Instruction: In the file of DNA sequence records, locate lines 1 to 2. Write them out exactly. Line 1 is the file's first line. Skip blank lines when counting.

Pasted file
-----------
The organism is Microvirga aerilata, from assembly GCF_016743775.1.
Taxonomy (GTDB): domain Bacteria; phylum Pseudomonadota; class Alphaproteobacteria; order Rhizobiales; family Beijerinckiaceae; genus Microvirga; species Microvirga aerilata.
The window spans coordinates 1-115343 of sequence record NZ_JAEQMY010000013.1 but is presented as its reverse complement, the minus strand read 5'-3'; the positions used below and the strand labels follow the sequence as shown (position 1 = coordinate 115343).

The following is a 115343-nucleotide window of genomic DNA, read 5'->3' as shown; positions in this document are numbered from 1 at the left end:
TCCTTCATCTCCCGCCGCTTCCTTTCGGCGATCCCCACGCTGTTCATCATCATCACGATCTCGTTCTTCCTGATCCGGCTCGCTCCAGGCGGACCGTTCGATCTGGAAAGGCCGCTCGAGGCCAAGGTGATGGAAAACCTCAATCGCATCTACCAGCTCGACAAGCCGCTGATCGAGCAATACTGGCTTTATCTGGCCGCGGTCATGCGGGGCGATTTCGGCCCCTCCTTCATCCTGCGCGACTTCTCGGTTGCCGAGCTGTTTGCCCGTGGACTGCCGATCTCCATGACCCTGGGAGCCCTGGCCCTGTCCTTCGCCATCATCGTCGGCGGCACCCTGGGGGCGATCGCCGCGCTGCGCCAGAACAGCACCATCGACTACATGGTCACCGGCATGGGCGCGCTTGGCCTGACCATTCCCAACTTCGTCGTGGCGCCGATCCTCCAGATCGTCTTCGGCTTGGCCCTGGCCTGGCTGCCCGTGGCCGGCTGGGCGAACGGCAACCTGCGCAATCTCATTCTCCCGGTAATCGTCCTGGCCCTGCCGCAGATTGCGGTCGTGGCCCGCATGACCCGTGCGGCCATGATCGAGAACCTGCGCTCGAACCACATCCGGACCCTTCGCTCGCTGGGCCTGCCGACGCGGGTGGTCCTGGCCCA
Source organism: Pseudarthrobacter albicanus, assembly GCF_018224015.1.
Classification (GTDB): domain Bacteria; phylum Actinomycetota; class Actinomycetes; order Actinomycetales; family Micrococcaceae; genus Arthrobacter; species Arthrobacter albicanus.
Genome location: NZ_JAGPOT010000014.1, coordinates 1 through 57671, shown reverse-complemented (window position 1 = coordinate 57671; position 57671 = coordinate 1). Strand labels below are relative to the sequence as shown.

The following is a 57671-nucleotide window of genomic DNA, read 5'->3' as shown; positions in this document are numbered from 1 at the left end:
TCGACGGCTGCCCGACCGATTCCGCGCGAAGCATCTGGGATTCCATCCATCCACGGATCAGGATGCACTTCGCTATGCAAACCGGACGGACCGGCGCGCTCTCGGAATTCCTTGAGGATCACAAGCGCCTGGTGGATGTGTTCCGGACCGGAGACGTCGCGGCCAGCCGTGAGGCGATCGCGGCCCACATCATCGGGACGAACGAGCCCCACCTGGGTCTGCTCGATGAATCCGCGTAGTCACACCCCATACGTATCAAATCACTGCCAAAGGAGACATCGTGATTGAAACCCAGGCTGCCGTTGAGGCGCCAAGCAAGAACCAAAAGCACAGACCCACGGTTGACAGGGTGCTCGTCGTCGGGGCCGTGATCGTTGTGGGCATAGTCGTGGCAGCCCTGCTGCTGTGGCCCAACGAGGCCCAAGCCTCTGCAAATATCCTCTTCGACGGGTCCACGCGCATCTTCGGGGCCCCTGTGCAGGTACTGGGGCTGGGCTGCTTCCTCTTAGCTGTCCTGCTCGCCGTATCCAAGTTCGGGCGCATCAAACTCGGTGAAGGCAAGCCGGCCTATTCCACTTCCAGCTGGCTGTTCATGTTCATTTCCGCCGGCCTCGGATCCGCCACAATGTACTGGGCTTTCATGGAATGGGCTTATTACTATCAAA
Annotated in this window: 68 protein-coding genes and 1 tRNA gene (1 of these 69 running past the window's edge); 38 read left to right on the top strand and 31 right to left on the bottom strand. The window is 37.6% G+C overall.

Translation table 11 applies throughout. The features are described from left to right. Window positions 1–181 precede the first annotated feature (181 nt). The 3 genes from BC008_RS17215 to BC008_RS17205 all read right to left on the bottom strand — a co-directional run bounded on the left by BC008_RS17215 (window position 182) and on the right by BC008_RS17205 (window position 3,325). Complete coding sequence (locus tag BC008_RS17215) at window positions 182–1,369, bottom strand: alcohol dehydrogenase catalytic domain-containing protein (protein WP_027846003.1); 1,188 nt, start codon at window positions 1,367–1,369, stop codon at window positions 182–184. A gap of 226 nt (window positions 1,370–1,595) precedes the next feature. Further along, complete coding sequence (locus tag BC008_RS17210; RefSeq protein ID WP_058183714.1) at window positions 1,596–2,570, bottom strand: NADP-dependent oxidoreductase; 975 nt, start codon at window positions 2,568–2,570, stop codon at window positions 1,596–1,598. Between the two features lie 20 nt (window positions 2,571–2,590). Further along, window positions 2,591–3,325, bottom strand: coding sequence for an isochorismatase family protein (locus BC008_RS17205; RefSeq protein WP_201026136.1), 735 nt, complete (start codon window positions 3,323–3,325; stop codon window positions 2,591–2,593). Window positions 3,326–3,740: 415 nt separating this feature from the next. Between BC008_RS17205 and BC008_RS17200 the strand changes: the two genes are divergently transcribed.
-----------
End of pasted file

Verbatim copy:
The organism is Microvirga aerilata, from assembly GCF_016743775.1.
Taxonomy (GTDB): domain Bacteria; phylum Pseudomonadota; class Alphaproteobacteria; order Rhizobiales; family Beijerinckiaceae; genus Microvirga; species Microvirga aerilata.